Feb. 10 was a big day in Israeli politics. For the past few months, the recent elections have been a source of tension, with the center party, Kadima, and the center right party, Likud, competing for majority seats in the parliament and for prime-minister. Although Tzipi Livni, who has been the head of Kadima since Prime Minister Ehud Olmert’s resignation in September, had the chance to form a coalition a few months ago, the parties on the left held too few chairs in the Knesset to form a majority. That difficulty predicted the future challenges of either center-leaning party to form a coalition.
The exact seating of the parties in coalition hasn’t been announced, however, the recent elections showed a significant shift in the views of Israeli citizens toward the right. Both Livni and Binyamin Netanyahu, the head of Likud, are claiming victory in this election. Although Kadima gained more seats in the election, Likud still has the upper hand. With Yisrael Beiteinu, the party of the far right, gaining four seats and Likud gaining 15, the right is in the best position to form a coalition and gain a majority of seats in the government. In Israel, the right side of the political spectrum is less willing to compromise on land. The left, on the other hand, is willing to consider more peaceful options. Although the new prime minister has yet to be announced, predictions point to Netanyahu.
So where does that leave us now? It is not surprising that Israeli citizens would vote right as a result of the recent war with Gaza. American politics, however, followed a different trend with the left becoming stronger as people grew increasingly more tired of war. The different attitudes of the U.S. and Israeli governments toward war will pose a problem for U.S. President Barack Obama. Although Obama called the Israel-Palestine peace process one of his top priorities, it will be more difficult for America to work with a right wing Israeli government that is less inclined to negotiate or even address the conflict with Palestinians, as past governments have been under Kadima.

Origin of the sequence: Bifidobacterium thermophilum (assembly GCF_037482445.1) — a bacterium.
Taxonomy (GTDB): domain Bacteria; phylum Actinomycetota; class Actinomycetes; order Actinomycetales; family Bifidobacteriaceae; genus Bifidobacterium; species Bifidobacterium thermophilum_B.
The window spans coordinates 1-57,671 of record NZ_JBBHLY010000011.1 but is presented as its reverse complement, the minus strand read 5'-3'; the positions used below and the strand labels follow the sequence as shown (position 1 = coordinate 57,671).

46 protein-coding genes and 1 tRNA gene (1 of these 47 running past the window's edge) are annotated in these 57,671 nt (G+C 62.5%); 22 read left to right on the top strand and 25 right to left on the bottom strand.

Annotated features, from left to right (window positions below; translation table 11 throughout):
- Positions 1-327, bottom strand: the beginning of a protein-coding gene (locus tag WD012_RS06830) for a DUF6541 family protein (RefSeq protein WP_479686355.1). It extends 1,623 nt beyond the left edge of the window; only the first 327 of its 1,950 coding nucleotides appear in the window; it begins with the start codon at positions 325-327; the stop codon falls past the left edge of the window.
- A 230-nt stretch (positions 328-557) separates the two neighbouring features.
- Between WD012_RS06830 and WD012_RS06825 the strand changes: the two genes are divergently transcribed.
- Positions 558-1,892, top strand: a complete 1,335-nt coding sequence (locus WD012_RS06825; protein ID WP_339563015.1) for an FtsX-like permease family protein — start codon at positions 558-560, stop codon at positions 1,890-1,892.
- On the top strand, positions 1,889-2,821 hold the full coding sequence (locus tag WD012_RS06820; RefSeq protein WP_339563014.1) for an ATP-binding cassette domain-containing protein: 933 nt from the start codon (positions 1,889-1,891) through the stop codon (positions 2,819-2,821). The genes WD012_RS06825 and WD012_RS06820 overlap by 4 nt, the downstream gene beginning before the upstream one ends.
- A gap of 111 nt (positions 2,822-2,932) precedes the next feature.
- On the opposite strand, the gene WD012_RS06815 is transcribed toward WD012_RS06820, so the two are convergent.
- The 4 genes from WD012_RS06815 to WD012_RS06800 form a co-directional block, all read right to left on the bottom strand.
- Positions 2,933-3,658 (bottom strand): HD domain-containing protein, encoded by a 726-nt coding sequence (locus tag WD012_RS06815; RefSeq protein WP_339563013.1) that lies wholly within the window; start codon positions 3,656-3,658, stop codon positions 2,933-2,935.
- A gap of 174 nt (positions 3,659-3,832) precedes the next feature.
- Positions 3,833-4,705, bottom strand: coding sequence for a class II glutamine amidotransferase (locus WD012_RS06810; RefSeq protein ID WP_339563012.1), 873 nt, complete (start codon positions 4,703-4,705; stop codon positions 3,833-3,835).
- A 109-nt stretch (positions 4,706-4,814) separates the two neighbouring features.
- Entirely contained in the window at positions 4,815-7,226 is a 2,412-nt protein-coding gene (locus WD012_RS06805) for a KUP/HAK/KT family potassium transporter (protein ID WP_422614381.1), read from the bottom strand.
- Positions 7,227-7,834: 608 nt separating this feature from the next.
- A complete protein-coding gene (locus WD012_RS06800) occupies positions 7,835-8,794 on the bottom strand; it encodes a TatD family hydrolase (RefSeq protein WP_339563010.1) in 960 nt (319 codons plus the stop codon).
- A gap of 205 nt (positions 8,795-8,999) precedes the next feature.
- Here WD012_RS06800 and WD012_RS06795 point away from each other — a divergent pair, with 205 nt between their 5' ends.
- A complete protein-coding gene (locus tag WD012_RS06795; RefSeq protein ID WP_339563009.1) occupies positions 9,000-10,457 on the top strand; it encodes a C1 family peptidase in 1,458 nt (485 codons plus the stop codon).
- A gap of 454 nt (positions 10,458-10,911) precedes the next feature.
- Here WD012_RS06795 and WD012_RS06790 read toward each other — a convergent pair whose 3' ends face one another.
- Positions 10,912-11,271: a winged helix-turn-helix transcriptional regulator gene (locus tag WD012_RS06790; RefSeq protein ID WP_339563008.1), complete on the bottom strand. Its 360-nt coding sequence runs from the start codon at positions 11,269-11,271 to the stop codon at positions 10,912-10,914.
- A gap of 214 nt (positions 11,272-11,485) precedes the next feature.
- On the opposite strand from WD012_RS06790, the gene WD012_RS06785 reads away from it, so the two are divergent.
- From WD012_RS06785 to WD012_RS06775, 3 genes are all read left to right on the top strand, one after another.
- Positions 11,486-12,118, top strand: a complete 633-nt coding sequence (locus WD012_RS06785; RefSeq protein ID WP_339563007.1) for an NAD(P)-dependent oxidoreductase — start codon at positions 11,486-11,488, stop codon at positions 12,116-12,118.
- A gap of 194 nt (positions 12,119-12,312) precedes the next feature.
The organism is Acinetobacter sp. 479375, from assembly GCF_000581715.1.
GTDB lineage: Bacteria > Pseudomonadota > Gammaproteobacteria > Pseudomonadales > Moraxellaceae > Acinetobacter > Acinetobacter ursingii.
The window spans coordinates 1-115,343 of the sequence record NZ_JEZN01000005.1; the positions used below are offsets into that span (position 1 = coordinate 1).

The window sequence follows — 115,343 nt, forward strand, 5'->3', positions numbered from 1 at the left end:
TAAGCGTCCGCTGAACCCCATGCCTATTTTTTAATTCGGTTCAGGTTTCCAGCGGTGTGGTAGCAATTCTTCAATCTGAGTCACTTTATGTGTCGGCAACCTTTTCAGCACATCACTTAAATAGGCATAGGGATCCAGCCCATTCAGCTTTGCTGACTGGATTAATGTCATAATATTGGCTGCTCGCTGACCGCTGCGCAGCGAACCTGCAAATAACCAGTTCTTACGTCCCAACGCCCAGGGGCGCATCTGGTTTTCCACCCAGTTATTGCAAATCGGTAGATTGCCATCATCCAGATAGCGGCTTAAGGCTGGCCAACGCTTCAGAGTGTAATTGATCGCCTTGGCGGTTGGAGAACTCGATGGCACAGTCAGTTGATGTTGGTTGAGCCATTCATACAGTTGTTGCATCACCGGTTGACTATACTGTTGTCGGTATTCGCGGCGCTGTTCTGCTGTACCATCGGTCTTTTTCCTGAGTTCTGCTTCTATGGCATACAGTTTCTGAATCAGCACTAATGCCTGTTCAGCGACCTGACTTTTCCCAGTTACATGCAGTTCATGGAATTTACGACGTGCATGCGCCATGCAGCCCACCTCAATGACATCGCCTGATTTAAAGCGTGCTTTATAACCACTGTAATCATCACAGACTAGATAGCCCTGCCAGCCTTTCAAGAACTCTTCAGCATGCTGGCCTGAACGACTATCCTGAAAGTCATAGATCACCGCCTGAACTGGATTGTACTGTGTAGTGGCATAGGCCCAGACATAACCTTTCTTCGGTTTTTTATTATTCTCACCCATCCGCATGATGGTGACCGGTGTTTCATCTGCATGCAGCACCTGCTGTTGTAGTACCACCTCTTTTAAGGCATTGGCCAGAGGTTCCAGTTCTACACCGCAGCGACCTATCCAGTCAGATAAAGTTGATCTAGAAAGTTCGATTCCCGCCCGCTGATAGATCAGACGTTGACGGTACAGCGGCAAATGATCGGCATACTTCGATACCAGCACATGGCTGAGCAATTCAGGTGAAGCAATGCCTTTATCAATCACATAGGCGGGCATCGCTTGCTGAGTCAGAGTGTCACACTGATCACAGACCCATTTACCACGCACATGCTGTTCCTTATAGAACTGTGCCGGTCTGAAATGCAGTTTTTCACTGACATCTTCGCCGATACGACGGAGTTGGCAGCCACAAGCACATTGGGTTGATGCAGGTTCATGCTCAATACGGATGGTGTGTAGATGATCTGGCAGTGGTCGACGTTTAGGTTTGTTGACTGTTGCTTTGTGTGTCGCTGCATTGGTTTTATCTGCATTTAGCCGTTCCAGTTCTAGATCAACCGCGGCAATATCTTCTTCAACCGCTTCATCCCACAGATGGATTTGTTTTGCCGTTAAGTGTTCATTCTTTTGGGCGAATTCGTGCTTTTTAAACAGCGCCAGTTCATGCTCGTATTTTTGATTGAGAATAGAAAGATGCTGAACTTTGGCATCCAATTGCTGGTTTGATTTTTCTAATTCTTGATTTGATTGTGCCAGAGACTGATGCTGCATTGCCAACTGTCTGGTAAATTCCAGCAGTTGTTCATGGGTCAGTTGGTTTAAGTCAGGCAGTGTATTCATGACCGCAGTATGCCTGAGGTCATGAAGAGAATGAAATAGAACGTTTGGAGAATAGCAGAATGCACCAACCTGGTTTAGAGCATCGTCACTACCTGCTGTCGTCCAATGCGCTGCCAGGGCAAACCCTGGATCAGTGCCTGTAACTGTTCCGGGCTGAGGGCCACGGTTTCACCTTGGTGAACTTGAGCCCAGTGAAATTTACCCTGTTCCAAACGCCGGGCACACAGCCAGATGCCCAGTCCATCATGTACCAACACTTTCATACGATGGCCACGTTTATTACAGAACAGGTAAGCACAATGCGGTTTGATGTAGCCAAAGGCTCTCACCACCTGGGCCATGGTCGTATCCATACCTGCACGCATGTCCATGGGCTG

As part of the left-wing Zionist movement, The Union of Progressive Zionists works toward a peaceful two-state solution in the Middle East. But how should we react when we’re not in support of the future government of the country we love so much? Currently, we are a small group here on campus, with the goal of promoting education and dialogue on the current situation as well as promoting our ideals: peace, equality and social justice for all citizens.
You might have noticed on Facebook that people have been “donating their statuses,” using applications like “QuassamCount” or “SupportGaza.” Even though this “activism” seems unimportant, it portrays a deeper issue within our generation. People often focus merely on statistics and one-sided views from the media and ignore the bigger picture. We need to address our problems’ roots, and we can’t do that by pointing fingers and refusing to take responsibility. It is imperative that we not blindly support one side. As members of a left-wing movement, we are not in support of a right-wing government in Israel. This doesn’t mean that we aren’t Zionists. It is important that we not automatically agree with all of Israel’s policies just because we are Zionist. As Zionists, we have a vision of equality for all citizens, and a separate state for Palestinians. Our criticism of Israel’s government, therefore, does not come from an anti-Israel approach, but from the fear that without a peaceful, two-state solution, Israel’s existence could be at risk.
With the results of the elections last week, we urge everyone to take the extra step and educate themselves on different perspectives of the situation. Form your own opinion — do not simply take the views of the extreme right, or the radical left. While the path to peace may not be looking too bright, we still hold hope for the future. Although they may currently be a minority, there are still many Israeli citizens who believe in dialogue and education toward peace. Let’s help their voices be heard.
Bria Gray and Alex Levy are the President of UPZ and a member of the executive board, respectively.